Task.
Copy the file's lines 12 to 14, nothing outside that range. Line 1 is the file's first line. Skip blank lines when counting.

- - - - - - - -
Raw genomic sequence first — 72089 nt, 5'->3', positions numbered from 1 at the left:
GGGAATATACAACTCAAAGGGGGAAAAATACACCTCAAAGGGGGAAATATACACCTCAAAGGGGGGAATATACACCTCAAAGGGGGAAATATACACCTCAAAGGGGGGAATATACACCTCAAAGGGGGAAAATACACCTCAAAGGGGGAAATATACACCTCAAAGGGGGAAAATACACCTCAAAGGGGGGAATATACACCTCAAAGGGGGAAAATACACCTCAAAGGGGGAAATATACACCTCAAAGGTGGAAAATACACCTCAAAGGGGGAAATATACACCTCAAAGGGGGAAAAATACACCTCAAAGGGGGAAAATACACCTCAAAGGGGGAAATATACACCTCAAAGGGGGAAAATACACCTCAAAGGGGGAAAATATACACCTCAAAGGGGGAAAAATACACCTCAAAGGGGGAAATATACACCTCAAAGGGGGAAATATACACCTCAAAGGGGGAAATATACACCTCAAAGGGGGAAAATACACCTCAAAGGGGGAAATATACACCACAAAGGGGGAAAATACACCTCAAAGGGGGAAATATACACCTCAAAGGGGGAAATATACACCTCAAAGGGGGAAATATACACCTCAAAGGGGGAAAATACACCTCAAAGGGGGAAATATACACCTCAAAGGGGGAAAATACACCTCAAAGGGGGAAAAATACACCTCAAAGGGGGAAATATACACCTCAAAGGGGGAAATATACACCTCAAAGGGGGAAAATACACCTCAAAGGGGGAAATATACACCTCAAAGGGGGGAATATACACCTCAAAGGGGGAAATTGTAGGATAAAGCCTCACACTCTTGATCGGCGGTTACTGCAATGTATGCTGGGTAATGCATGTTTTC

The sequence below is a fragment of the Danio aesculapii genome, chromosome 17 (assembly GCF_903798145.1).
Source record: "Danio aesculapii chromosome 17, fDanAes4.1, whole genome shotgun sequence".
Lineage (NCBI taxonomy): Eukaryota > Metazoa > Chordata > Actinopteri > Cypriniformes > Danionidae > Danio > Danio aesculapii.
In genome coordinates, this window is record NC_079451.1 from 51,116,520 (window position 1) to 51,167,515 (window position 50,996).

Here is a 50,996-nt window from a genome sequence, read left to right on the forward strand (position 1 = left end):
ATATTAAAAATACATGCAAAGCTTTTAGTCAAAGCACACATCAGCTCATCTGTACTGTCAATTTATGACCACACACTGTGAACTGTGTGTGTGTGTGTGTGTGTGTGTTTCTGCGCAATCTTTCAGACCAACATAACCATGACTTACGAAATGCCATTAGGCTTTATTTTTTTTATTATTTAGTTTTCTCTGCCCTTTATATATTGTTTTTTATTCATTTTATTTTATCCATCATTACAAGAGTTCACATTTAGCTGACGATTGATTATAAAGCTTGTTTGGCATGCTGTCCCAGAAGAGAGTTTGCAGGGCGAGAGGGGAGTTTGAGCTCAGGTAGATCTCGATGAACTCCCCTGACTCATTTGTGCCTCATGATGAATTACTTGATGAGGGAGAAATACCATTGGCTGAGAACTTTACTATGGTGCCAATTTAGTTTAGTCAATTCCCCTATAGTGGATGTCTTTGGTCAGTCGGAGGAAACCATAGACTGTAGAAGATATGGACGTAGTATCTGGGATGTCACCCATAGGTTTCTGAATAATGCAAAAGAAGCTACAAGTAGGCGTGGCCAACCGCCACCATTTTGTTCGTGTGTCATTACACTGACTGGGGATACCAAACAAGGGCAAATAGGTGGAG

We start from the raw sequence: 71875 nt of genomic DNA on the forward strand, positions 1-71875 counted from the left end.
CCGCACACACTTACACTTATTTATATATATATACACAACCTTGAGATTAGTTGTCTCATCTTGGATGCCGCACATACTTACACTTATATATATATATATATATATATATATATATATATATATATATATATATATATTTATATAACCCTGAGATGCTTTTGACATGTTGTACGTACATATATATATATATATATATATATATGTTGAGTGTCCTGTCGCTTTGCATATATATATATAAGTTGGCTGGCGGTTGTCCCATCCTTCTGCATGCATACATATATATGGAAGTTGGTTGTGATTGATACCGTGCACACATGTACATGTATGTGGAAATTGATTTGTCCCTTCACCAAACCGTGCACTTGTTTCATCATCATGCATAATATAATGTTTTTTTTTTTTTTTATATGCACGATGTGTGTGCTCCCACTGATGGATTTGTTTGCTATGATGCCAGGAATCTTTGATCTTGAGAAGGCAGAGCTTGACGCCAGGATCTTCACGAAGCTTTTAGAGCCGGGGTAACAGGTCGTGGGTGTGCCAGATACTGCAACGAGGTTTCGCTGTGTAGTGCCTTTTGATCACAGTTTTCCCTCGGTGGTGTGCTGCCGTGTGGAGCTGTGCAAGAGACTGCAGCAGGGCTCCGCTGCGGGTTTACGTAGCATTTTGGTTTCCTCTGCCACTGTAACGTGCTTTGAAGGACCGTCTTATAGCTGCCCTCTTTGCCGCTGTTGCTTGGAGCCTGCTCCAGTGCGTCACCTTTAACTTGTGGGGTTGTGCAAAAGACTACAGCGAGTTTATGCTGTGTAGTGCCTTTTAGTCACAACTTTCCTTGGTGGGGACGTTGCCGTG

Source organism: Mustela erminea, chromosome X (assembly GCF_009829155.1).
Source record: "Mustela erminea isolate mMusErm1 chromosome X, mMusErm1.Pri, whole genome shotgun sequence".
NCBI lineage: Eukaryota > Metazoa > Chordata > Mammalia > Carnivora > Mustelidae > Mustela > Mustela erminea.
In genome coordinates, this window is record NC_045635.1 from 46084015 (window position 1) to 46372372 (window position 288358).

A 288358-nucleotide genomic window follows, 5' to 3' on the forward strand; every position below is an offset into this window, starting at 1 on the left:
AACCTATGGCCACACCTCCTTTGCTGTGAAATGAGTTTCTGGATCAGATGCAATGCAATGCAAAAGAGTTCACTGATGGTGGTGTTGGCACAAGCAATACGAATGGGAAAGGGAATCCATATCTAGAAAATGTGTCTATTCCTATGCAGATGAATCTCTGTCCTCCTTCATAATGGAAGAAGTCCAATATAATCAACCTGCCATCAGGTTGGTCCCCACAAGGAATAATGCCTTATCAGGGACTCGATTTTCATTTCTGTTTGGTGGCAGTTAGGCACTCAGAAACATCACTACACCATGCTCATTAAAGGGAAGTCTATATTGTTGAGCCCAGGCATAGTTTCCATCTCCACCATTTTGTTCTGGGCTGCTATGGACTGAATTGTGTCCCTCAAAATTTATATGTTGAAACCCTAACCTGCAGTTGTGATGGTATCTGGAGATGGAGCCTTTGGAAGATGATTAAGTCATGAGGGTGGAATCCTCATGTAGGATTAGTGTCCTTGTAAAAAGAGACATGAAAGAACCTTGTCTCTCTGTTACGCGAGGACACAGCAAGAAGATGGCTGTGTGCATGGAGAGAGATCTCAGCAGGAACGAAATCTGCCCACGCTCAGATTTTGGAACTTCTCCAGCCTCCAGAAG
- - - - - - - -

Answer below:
Source record: "Mustela erminea isolate mMusErm1 chromosome X, mMusErm1.Pri, whole genome shotgun sequence".
NCBI lineage: Eukaryota > Metazoa > Chordata > Mammalia > Carnivora > Mustelidae > Mustela > Mustela erminea.
In genome coordinates, this window is record NC_045635.1 from 46084015 (window position 1) to 46372372 (window position 288358).